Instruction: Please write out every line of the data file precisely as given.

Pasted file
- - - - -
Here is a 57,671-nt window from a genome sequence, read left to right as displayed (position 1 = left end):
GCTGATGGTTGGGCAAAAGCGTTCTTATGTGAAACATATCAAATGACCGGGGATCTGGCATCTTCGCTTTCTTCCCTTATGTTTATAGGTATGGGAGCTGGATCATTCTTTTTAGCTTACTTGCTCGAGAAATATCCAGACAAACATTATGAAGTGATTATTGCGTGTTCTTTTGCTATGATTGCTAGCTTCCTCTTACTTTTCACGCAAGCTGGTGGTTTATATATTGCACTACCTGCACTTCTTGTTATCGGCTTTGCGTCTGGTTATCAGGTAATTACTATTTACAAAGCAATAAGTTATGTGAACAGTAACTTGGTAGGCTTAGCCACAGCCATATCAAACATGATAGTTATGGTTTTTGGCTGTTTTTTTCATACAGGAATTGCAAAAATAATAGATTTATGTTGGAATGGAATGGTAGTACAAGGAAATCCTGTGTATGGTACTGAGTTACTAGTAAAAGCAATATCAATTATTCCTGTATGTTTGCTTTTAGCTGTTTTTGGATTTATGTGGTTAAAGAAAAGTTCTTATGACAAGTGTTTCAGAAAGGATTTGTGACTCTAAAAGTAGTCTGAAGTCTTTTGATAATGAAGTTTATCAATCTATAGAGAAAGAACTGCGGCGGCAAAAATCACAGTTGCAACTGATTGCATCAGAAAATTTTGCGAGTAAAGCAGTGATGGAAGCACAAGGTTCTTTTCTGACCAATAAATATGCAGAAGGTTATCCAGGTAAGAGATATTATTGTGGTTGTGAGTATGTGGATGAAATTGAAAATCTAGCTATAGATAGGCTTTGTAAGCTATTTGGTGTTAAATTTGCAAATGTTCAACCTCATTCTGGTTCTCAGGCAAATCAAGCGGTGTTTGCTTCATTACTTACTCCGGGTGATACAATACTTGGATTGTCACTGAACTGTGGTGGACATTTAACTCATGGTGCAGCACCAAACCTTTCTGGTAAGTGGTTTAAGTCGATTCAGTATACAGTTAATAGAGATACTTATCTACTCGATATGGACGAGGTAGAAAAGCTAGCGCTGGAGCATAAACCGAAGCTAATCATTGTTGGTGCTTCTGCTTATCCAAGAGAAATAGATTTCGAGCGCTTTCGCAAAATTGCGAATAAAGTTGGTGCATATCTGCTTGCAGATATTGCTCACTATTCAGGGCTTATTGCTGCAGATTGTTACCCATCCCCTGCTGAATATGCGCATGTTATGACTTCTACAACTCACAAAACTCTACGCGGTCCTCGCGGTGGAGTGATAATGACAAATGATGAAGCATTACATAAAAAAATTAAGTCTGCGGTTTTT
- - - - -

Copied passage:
Here is a 57,671-nt window from a genome sequence, read left to right as displayed (position 1 = left end):
GCTGATGGTTGGGCAAAAGCGTTCTTATGTGAAACATATCAAATGACCGGGGATCTGGCATCTTCGCTTTCTTCCCTTATGTTTATAGGTATGGGAGCTGGATCATTCTTTTTAGCTTACTTGCTCGAGAAATATCCAGACAAACATTATGAAGTGATTATTGCGTGTTCTTTTGCTATGATTGCTAGCTTCCTCTTACTTTTCACGCAAGCTGGTGGTTTATATATTGCACTACCTGCACTTCTTGTTATCGGCTTTGCGTCTGGTTATCAGGTAATTACTATTTACAAAGCAATAAGTTATGTGAACAGTAACTTGGTAGGCTTAGCCACAGCCATATCAAACATGATAGTTATGGTTTTTGGCTGTTTTTTTCATACAGGAATTGCAAAAATAATAGATTTATGTTGGAATGGAATGGTAGTACAAGGAAATCCTGTGTATGGTACTGAGTTACTAGTAAAAGCAATATCAATTATTCCTGTATGTTTGCTTTTAGCTGTTTTTGGATTTATGTGGTTAAAGAAAAGTTCTTATGACAAGTGTTTCAGAAAGGATTTGTGACTCTAAAAGTAGTCTGAAGTCTTTTGATAATGAAGTTTATCAATCTATAGAGAAAGAACTGCGGCGGCAAAAATCACAGTTGCAACTGATTGCATCAGAAAATTTTGCGAGTAAAGCAGTGATGGAAGCACAAGGTTCTTTTCTGACCAATAAATATGCAGAAGGTTATCCAGGTAAGAGATATTATTGTGGTTGTGAGTATGTGGATGAAATTGAAAATCTAGCTATAGATAGGCTTTGTAAGCTATTTGGTGTTAAATTTGCAAATGTTCAACCTCATTCTGGTTCTCAGGCAAATCAAGCGGTGTTTGCTTCATTACTTACTCCGGGTGATACAATACTTGGATTGTCACTGAACTGTGGTGGACATTTAACTCATGGTGCAGCACCAAACCTTTCTGGTAAGTGGTTTAAGTCGATTCAGTATACAGTTAATAGAGATACTTATCTACTCGATATGGACGAGGTAGAAAAGCTAGCGCTGGAGCATAAACCGAAGCTAATCATTGTTGGTGCTTCTGCTTATCCAAGAGAAATAGATTTCGAGCGCTTTCGCAAAATTGCGAATAAAGTTGGTGCATATCTGCTTGCAGATATTGCTCACTATTCAGGGCTTATTGCTGCAGATTGTTACCCATCCCCTGCTGAATATGCGCATGTTATGACTTCTACAACTCACAAAACTCTACGCGGTCCTCGCGGTGGAGTGATAATGACAAATGATGAAGCATTACATAAAAAAATTAAGTCTGCGGTTTTT